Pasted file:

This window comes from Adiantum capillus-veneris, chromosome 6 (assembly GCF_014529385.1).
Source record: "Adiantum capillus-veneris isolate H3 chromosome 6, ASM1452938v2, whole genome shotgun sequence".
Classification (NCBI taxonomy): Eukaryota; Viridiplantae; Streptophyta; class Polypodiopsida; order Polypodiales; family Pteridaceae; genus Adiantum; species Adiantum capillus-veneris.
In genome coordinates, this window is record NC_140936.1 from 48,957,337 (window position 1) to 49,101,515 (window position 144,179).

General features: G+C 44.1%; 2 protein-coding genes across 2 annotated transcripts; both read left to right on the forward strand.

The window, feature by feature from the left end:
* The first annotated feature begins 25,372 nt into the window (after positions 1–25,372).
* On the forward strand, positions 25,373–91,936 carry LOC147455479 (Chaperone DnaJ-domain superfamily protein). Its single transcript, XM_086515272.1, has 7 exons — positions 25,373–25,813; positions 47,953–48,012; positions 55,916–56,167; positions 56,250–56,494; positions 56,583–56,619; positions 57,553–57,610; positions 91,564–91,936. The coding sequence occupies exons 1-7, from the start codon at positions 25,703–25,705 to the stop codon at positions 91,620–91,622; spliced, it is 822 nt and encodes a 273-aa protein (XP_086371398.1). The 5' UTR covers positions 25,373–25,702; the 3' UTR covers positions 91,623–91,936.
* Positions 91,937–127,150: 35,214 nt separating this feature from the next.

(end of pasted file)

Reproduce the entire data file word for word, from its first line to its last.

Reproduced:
This window comes from Adiantum capillus-veneris, chromosome 6 (assembly GCF_014529385.1).
Source record: "Adiantum capillus-veneris isolate H3 chromosome 6, ASM1452938v2, whole genome shotgun sequence".
Classification (NCBI taxonomy): Eukaryota; Viridiplantae; Streptophyta; class Polypodiopsida; order Polypodiales; family Pteridaceae; genus Adiantum; species Adiantum capillus-veneris.
In genome coordinates, this window is record NC_140936.1 from 48,957,337 (window position 1) to 49,101,515 (window position 144,179).

General features: G+C 44.1%; 2 protein-coding genes across 2 annotated transcripts; both read left to right on the forward strand.

The window, feature by feature from the left end:
* The first annotated feature begins 25,372 nt into the window (after positions 1–25,372).
* On the forward strand, positions 25,373–91,936 carry LOC147455479 (Chaperone DnaJ-domain superfamily protein). Its single transcript, XM_086515272.1, has 7 exons — positions 25,373–25,813; positions 47,953–48,012; positions 55,916–56,167; positions 56,250–56,494; positions 56,583–56,619; positions 57,553–57,610; positions 91,564–91,936. The coding sequence occupies exons 1-7, from the start codon at positions 25,703–25,705 to the stop codon at positions 91,620–91,622; spliced, it is 822 nt and encodes a 273-aa protein (XP_086371398.1). The 5' UTR covers positions 25,373–25,702; the 3' UTR covers positions 91,623–91,936.
* Positions 91,937–127,150: 35,214 nt separating this feature from the next.